All Articles Tagged "vibe magazine"
Yesterday SpinMedia, a company that represents popular web publications such as Spin Magazine, TMZ, Gawker, BuzzFeed and numerous others, announced that they’d purchased 21-year-old entertainment magazine, Vibe. The acquisition also included related digital publications such as Vibe.com and Vibe Vixen.
According to the New York Times, Vibe and Spin joining forces is actually a reunion, as over a decade ago they were a part of the same company Vibe/Spin Ventures.
“[Vibe is] an industry leader in the urban and hip-hop category for decades. It’s really exciting to add this to SpinMedia’s collection of music properties and bring more digital DNA to the team and see what they can do,” said SpinMedia’s CEO, Steve Hansen.
“Joining with SpinMedia will enable ‘Vibe’ to continue to evolve and grow as a vibrant digital media brand,” said Vibe Media CEO Ari Horowitz.
Unfortunately, the acquisition could mean the end of Vibe’s print magazine as we know it. Last summer when the company bought Spin Magazine, they almost immediately shut down the print edition. Although this power play prompted Spin’s online traffic to increase significantly, it also resulted in the laying off of 1/3 of the publication’s staff. Hansen says that the company intends to shut down Vibe’s print magazine later this year as well.
“We are still trying to find a print model that makes economic sense in the digital age,” said Hansen.
Vibe Magazine was founded in 1993 by iconic music producer Quincy Jones.
Will you be sad to see Vibe go? Do you still read print magazines?
Her name has been synonymous with the Chris Brown, Rihanna love triangle but somehow Karrueche Tran trying to stay above it all– while working with her ex. The 24-year-old has started a clothing line with Chris called The Kill that’s for a young, urban demographic. She spoke with Vibe magazine about the line, her current relationship with the singer and the attention she’s gained from the very public break-up.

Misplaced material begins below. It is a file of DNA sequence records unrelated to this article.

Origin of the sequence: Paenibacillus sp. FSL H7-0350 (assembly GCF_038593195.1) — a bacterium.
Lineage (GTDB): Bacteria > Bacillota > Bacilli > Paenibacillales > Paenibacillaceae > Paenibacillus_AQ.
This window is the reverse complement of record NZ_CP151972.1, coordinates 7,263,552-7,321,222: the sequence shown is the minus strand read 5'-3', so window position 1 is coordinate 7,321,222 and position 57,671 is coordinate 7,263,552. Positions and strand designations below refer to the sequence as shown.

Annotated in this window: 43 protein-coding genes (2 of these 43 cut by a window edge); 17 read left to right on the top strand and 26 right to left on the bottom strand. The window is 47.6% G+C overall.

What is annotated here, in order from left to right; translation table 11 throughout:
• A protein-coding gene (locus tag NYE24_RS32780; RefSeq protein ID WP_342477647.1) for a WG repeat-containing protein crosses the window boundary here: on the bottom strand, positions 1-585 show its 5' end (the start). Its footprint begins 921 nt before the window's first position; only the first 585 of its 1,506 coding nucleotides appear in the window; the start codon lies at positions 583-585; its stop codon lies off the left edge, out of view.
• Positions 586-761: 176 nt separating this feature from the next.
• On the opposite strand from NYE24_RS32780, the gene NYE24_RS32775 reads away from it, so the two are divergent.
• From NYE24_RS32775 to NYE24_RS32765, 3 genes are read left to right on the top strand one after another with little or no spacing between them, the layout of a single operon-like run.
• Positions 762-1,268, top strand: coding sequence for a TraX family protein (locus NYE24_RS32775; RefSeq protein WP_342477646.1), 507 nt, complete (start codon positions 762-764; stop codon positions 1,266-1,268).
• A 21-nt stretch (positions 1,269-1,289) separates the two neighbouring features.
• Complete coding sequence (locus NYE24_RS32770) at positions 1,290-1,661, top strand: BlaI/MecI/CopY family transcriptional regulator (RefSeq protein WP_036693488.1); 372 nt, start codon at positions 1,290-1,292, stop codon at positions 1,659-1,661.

Check out what she had to say in her interview on StyleBlazer.com.
Love her or hate her (we love her by the way!) Mary J. Blige has always kept it real. In her songs and the way she carries herself as a woman, you know there are no smoke and mirrors. For VIBE Magazine’s 20th Anniversary and Style issue, the “Queen of Hip-Hop Soul” reveals how she perceives her personal style and career now (that has spanned into acting), since she first debuted in 1993.
Check out excerpts from her interview on StyleBlazer.com.
On top of being on the cover of its latest issue with her fellow reality “role models,” Vibe magazine has also given Evelyn Lozada the role of guest editor for the month, and I’m assuming part of the agreement was for the basketball wife to get her own shine in an interview completely about her.
In a quick Q&A, Evelyn talks about her new book, Inner Circle: The Wives Association, how she handles so-called haters who question her as an author, and what lessons, if any, she learned from the show. But more importantly, the mag asked her if she can manage to be in the same room with Jen now without acting a fool. Here’s what she said:
“I think so. A lot was happening during that time. I’m one of those people, I said some things and I was just like, that was not cool. I live by loyalty and I feel like at that point I broke the friend code. I should have never broken that code and I should have never stooped down to that level. Like, if she wants to do interviews and slick comments, it is what it is. I don’t hate her. People just get caught up in this industry; you do interviews and say certain things. I truly don’t wish her anything negative, we’ve gone through a lot together as friends from moving out, men drama, all types of stuff. It’s just tough having to relive it then talk about it. You never have that time for healing. But now that the show is done and things are calming down, I’m not angry anymore about it and I don’t hate her at all. I don’t really hate anybody, I was just upset how things were handled.”
So does that mean she might actually miss Jen—even though I think it’s pretty clear Jen is not trying to be around her ever again in life?
“I miss her,” Evelyn said. “We were friends for 10 years. I was in her wedding, so you know yeah, and your thinking you guys are going to do this show together, your BFF, and then you’re kind of like what happened? And we are mutual friends with a lot of people, so everything else became weird energy. It was tough.”
But before you go thinking Evelyn may have come to her senses and has a heart—not that any of us were really thinking that—she went left again when she was asked about the naysayers for her book, which is essentially a literary form of “Basketball Wives.”
“I’ve learned, especially from Chad, that controversy is good. Nothing phases him and he’s like, ‘Why do you care?’ I’ve learned a lot of him: the more popular and more successful you become, the more haters and the more attorneys you need [laughs].
“You can’t do this and be sensitive. For example, you know Suzie [Ketcham], she gets a lot of s*** from the show. After she films the show, she doesn’t watch it or go on Twitter. She’s like, ‘I don’t know how you deal with it.’ I’ve accepted that this is a part of my life and apart of my world now. The more the show became popular, and I started dating Chad, and I got engaged to Chad, it’s been like chaos. I’m never going to hide and I’m always one of those people that say TV can be a gift and a curse, and at the same time it’s opened up a lot of doors for me that I never would have imagined.